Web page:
Cuba: Hard-Liners Seek to Reverse Economic Liberalization
November 25, 2013 | Economics | The Americas
Hard-liners within the Cuban leadership are moving behind the scenes to
roll back even the half-steps taken by President Raul Castro in recent
years, attempts to open the island economy that had been applauded by
the outside world. As the Castro era reaches its end — both Raul and
brother Fidel are set to leave politics in 2018 — Communist Party
conservatives jockey for position and work to set the agenda for a
Most recently, the government on Nov. 1 announced the closure of all
privately owned movie theaters and video game arcades. These enterprises
were never legal, according to Havana, which said it took the action to
“bring order” to independent businesses. The closures came a few days
after Cuba’s Vice Minister of Culture said that video arcades promoted
“frivolity, mediocrity, pseudo-culture and banality.”
Raul Castro replaced his brother Fidel as the Cuban head of state in
2008. After ascending to office the younger Castro introduced several
economic reforms that he said would modernize and open the economy.
Although he camouflaged the moves as “updates” to the communist system,
they included capitalist ideals such as decentralized planning,
privatization of state-owned assets and efforts to attract foreign
Two of the most important changes implemented by Castro were regulations
allowing private ownership and legalizing private business, following
the lead of earlier Chinese reforms. For the first time in decades,
Cubans could buy and sell cars and homes and run their own businesses.
Under the regulations, Cubans now can privately own more than 200 types
of businesses, including farms, restaurants, bed and breakfasts, taxis
and barber shops. “Entertainment” was also eligible for self-employment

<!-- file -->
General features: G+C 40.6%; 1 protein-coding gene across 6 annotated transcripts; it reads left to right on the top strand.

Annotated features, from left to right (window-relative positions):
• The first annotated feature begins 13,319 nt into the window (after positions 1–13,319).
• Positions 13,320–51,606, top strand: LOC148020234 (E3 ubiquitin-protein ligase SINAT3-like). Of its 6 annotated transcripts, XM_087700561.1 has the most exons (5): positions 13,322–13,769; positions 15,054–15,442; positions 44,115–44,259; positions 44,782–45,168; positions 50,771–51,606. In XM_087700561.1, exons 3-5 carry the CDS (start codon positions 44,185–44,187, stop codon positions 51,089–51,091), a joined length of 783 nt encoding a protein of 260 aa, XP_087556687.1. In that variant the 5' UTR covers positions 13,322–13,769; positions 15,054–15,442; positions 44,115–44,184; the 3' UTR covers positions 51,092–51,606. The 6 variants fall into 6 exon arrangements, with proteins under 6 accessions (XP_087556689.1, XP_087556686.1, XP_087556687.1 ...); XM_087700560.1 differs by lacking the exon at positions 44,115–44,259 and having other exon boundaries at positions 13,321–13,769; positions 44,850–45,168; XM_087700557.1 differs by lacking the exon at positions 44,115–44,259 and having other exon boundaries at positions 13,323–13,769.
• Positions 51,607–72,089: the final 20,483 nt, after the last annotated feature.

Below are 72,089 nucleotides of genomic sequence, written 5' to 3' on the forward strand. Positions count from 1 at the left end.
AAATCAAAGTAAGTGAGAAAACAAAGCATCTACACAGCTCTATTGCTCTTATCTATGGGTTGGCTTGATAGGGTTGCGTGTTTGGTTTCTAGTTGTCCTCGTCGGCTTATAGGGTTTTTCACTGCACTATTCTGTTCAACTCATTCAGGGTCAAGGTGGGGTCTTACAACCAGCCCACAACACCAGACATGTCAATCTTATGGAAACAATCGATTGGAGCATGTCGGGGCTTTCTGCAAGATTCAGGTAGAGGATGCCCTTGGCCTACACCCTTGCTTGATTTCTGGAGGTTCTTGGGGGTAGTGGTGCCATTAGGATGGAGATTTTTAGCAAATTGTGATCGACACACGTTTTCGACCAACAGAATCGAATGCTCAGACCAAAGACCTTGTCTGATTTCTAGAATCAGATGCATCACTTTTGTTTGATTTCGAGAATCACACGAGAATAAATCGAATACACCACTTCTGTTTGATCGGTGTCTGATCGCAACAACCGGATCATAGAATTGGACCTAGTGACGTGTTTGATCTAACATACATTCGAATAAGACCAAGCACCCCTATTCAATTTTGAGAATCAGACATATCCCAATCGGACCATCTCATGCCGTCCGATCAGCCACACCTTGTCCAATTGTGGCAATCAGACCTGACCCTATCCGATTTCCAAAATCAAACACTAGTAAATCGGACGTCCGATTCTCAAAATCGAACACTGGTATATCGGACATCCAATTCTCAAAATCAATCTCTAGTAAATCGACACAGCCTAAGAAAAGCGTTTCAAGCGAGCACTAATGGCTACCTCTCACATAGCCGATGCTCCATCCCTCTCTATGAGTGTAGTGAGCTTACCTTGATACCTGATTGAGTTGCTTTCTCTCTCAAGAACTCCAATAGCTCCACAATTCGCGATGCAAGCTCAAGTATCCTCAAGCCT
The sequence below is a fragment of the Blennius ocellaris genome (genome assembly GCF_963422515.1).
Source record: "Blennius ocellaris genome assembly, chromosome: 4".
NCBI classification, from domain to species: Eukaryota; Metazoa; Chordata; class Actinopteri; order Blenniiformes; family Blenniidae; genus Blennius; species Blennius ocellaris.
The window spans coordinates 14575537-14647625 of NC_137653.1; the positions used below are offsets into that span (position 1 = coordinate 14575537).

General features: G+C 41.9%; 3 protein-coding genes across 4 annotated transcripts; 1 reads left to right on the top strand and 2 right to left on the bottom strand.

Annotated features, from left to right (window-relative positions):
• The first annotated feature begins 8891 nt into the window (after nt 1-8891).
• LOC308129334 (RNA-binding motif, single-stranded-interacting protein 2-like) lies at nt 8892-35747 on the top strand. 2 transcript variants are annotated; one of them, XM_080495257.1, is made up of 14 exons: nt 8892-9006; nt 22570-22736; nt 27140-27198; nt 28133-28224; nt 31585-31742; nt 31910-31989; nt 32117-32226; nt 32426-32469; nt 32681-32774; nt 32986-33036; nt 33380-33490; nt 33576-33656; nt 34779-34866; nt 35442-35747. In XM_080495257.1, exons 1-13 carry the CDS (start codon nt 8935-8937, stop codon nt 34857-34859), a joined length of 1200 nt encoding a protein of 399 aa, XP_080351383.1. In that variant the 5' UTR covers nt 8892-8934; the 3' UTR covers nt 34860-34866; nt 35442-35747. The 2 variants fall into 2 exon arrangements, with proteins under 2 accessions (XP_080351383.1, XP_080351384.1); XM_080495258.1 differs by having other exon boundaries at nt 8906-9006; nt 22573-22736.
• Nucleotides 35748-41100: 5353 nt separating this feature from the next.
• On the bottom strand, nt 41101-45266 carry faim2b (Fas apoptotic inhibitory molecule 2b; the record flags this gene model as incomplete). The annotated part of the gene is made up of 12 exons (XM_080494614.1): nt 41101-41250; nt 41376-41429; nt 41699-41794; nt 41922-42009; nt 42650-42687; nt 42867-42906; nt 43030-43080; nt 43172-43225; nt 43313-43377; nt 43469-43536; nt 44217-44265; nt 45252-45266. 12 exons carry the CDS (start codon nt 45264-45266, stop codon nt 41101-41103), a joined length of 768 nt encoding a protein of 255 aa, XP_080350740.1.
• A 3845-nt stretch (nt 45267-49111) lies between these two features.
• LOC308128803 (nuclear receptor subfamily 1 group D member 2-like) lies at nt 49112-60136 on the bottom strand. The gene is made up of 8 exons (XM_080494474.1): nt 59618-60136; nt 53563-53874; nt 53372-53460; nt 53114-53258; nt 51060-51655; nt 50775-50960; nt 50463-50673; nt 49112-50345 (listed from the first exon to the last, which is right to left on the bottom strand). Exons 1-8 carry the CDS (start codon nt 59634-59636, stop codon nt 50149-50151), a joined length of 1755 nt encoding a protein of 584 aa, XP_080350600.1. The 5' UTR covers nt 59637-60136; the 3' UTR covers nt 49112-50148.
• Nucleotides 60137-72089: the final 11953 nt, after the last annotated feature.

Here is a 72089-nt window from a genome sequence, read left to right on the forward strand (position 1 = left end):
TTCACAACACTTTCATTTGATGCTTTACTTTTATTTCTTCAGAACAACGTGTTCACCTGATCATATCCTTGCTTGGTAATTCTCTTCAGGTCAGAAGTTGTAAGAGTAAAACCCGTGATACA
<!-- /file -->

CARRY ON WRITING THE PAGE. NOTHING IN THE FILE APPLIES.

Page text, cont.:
under the new regulations.
More than 79 percent of Cuba’s workforce remains employed by the
government. But there are now 442,000 self-employed people on the
island, according to official estimates. Approximately 70 percent of the
country’s farms are now managed by independent farmers who now sell
products directly to the public. Before, farmers were required to give
their crops to the state.
In July, the government conducted an unusual public briefing on the
reforms. Politburo member Marino Murillo, a reformer, told journalists
that the government was moving to allow Cubans to create wealth and
participate in the market. He also explained plans to allow companies to
retain half their profits and to reward profitable businesses while
shuttering those that consistently lost money.
The government expanded the number of acceptable private industries in
September, adding 12 categories of private businesses, including real
estate brokers and seamstresses. At the same time, the government
“clarified” approved activities. For example, seamstresses were allowed
to make and repair clothing but could not participate in “the sale of
manufactured or imported clothing.” Government auditors began visiting